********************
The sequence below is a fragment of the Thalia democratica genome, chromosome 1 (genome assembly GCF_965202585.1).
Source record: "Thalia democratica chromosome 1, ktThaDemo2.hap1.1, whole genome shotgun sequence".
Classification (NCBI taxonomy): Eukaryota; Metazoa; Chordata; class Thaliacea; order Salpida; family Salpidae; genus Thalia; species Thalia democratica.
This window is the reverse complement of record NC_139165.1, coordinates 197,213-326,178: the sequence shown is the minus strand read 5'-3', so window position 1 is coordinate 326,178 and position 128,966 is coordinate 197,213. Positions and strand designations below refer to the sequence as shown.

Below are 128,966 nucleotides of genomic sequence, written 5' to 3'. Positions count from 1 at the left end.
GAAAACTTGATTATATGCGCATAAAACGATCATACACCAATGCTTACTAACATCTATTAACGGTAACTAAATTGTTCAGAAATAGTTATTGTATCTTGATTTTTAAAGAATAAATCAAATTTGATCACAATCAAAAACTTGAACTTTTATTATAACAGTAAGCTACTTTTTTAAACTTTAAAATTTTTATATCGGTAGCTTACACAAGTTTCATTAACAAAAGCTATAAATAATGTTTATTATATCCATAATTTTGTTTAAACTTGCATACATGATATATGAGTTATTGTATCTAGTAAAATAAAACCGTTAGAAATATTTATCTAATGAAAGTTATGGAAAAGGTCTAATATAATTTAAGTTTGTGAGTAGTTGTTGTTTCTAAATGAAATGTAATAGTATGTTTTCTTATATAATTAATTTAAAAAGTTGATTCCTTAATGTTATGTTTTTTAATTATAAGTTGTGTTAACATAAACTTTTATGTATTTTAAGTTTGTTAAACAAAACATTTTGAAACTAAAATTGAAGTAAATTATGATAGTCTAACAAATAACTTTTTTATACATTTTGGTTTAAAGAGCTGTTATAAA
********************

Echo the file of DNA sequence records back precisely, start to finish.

The sequence below is a fragment of the Thalia democratica genome, chromosome 1 (genome assembly GCF_965202585.1).
Source record: "Thalia democratica chromosome 1, ktThaDemo2.hap1.1, whole genome shotgun sequence".
Classification (NCBI taxonomy): Eukaryota; Metazoa; Chordata; class Thaliacea; order Salpida; family Salpidae; genus Thalia; species Thalia democratica.
This window is the reverse complement of record NC_139165.1, coordinates 197,213-326,178: the sequence shown is the minus strand read 5'-3', so window position 1 is coordinate 326,178 and position 128,966 is coordinate 197,213. Positions and strand designations below refer to the sequence as shown.

Below are 128,966 nucleotides of genomic sequence, written 5' to 3'. Positions count from 1 at the left end.
GAAAACTTGATTATATGCGCATAAAACGATCATACACCAATGCTTACTAACATCTATTAACGGTAACTAAATTGTTCAGAAATAGTTATTGTATCTTGATTTTTAAAGAATAAATCAAATTTGATCACAATCAAAAACTTGAACTTTTATTATAACAGTAAGCTACTTTTTTAAACTTTAAAATTTTTATATCGGTAGCTTACACAAGTTTCATTAACAAAAGCTATAAATAATGTTTATTATATCCATAATTTTGTTTAAACTTGCATACATGATATATGAGTTATTGTATCTAGTAAAATAAAACCGTTAGAAATATTTATCTAATGAAAGTTATGGAAAAGGTCTAATATAATTTAAGTTTGTGAGTAGTTGTTGTTTCTAAATGAAATGTAATAGTATGTTTTCTTATATAATTAATTTAAAAAGTTGATTCCTTAATGTTATGTTTTTTAATTATAAGTTGTGTTAACATAAACTTTTATGTATTTTAAGTTTGTTAAACAAAACATTTTGAAACTAAAATTGAAGTAAATTATGATAGTCTAACAAATAACTTTTTTATACATTTTGGTTTAAAGAGCTGTTATAAA